How the respondents defined themselves

 

%

Total number of responses (N)

Generalist

39

117

Minimal access surgeon

15

44

Urogynecologist

8

25

Reproductive medicine specialist

8

25

Gynecological oncologist

5

15

Non subspecialist obstetrician

2

7

Non subspecialist gynecologist

6

19

Missing response

12

36

Total

100

299

Performance of myomectomy for symptomatic fibroids

With regard to performing myomectomy, 81% (n = 243) stated that they performed some type of myomectomy. Open myomectomy was the procedure performed by the vast majority (74%, n = 221). Hysteroscopic procedures were performed by 56% (n = 166), and 32% of the respondents (n = 95) stated that they perform laparoscopic myomectomy, while 29% (n = 86) of our respondents reported that they perform all three types of myomectomy.

Three fifths (46%, n = 138) of respondents reported that the size of the uterus would not influence their decision whether or not to perform open myomectomy. There is no limit on the number of fibroids removed laparoscopically by 18% (n = 54) and hysteroscopically by 31% (n = 93). Only 43% (n = 127) aim to remove all fibroids during an open myomectomy.

Male consultants are significantly more likely to perform a myomectomy compared to their female counterparts (90%, n = 137 males versus 69%, n = 74 females). Logistic regression modeling confirmed that this association was significant. Binary logistic regression modeling also showed that the experience and subspecialty/special interests of the consultants had a significant impact on their choice of performing or not performing myomectomy (Table 2).
Table 2

Key drivers for not performing myomectomy

Variables

SE

Sig.

OR

Female (compared to male)

.459

.001

.232

Experience 0–9 years (compared to 10 years+)

.464

.012

.312

Obstetrics and Gynecology (compared to Generalist)

 

.001

 

Obstetrics (non-subspecialist) only

14,129.622

.999

.000

Gynecology (non-subspecialist) only

.672

.078

.306

Subspecialist/special interest in Gynecological Oncology

.861

.496

.556

Subspecialist/special interest in Urogynecology

.645

.003

.146

Subspecialist/special interest in Reproductive Medicine

.835

.975

1.027

Subspecialist/special interest in Fetal Maternal Medicine

.842

.000

.035

Subspecialist/special interest in Minimal Access Surgery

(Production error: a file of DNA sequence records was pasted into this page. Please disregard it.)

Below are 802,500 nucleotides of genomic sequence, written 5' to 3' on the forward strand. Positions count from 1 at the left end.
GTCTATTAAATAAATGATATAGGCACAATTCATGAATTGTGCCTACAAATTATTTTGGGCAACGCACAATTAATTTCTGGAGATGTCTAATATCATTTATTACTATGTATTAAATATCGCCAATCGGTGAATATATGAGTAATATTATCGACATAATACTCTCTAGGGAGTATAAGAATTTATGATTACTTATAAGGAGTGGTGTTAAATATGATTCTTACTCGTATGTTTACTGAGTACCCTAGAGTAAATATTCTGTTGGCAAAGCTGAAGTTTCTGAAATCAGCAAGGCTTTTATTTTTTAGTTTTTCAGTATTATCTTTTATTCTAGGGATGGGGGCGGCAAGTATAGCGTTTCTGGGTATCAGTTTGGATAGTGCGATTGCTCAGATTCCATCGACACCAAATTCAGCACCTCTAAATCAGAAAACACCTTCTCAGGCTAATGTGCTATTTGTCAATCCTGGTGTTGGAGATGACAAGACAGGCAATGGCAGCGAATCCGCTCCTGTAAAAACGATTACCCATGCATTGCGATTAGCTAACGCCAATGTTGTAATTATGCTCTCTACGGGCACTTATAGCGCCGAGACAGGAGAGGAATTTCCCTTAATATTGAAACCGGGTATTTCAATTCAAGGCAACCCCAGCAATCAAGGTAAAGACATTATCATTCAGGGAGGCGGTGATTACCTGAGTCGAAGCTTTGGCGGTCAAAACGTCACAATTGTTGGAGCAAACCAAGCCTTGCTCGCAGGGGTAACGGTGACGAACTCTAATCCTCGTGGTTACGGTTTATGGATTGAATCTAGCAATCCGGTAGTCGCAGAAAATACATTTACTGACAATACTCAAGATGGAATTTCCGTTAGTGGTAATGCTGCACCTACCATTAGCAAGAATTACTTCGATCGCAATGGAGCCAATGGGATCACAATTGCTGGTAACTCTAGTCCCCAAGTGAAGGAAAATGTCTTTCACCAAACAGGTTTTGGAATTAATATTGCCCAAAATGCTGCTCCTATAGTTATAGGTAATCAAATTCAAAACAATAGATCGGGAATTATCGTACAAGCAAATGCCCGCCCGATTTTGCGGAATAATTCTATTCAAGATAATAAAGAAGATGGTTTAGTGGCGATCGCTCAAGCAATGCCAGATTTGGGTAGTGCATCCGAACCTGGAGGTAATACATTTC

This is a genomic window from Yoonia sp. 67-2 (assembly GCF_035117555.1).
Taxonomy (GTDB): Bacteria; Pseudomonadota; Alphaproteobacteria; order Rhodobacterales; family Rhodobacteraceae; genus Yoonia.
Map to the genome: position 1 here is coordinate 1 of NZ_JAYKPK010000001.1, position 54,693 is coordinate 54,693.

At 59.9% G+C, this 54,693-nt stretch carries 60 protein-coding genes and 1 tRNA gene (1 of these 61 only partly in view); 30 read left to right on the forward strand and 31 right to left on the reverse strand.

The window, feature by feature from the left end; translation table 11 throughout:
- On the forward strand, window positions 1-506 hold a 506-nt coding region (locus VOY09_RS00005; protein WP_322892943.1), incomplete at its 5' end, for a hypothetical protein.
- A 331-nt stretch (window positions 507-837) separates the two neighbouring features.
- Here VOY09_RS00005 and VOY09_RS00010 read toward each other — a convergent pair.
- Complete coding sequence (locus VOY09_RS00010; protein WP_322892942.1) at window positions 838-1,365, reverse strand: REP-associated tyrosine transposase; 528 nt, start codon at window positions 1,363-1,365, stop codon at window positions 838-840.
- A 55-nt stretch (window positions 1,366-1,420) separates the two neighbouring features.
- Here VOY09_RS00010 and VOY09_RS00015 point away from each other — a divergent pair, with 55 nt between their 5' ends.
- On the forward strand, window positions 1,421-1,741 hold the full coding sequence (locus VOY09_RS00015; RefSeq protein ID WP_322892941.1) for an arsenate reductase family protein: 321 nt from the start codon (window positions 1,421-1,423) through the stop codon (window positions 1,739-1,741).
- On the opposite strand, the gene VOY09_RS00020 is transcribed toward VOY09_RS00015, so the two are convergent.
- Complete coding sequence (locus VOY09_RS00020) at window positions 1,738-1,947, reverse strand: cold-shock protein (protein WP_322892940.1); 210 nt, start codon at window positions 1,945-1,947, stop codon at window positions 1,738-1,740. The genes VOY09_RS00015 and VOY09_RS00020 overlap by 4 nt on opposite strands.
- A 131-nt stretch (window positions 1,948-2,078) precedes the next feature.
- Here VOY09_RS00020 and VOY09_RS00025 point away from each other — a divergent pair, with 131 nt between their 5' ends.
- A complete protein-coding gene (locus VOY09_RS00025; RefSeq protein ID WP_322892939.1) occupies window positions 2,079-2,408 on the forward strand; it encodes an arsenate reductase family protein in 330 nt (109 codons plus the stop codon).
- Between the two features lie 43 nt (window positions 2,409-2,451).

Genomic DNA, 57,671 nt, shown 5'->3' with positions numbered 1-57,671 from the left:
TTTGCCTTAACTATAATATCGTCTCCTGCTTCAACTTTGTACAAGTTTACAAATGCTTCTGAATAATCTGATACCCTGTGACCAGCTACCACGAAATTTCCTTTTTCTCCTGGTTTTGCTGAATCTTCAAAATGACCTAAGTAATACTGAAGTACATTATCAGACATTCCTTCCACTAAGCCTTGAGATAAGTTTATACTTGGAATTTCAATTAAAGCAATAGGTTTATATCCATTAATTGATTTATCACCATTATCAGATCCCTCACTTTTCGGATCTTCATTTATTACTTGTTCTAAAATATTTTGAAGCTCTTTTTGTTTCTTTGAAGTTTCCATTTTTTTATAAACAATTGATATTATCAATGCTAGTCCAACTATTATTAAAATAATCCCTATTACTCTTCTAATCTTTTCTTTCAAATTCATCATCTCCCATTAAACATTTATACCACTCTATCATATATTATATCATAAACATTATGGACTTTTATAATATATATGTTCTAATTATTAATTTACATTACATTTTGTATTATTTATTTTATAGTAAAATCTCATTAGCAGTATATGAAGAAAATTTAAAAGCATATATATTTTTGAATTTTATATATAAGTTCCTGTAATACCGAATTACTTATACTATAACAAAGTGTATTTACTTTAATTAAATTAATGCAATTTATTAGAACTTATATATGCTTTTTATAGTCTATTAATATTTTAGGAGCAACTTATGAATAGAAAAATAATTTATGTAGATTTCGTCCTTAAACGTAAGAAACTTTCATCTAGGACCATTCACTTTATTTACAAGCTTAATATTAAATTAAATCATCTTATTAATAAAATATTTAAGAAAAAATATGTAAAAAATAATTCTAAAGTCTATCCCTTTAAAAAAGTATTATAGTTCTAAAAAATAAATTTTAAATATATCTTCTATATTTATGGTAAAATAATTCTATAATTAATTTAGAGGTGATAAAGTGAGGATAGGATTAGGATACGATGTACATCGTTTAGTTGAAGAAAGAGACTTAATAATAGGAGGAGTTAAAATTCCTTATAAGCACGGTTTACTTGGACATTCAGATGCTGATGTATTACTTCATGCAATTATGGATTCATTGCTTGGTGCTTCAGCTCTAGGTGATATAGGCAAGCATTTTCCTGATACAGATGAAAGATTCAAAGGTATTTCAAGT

1.066

.108

5.554

Constant

.533

.000

32.073

Coefficients significantly different from zero at the 0.05 level or better are shown in italics

SE Standard error, Sig Significance, OR odds ratio

Consultants with more experience are significantly more likely to perform myomectomy than their colleagues with less than 10 years’ experience at consultant level (OR = 0.312, p = 0.012). Similarly, male consultants are also significantly more likely to operate compared to their female counterparts (OR = 0.232, p = 0.01). Perhaps unsurprisingly, respondents who described themselves as fetal medicine specialists operate significantly less than those in other subspecialties. The majority of respondents (89%, n = 194) agreed that complex fibroid surgery should only be performed by experienced gynecologists who frequently perform this operation.

Attitudes towards myomectomy and women’s wishes

Fifty-four percent (n = 160) of our respondents said that they would offer a myomectomy to a woman whose family is complete, but who simply wishes to retain her uterus because she feels a more “complete woman”. Similarly, 175 respondents (59%) stated that they would perform a repeat myomectomy on a woman who wished to retain her fertility.

Preventing and minimizing blood loss, the use of GnRH analogues (GnRHa), uterine artery embolization (UAE), and ulipristal acetate (UPA)

Although used in women undergoing all three types of myomectomy, the responses to our survey show that 86% (n = 257) of consultants use GnRHa prior to open myomectomy. Twenty-one percent (n = 62) used GnRHa prior to laparoscopic myomectomy while 44% (n = 131) use GnRHa prior to hysteroscopic myomectomy. The indications stated for GnRHa use were to correct anemia prior to surgery (50%, n = 148) and to reduce fibroid size to allow a lower transverse incision rather than a midline one (51%, n = 151). Interestingly, 41% (n = 122) stated that they use them despite knowing that GnRHa destroy tissue planes, thus rendering surgery more difficult.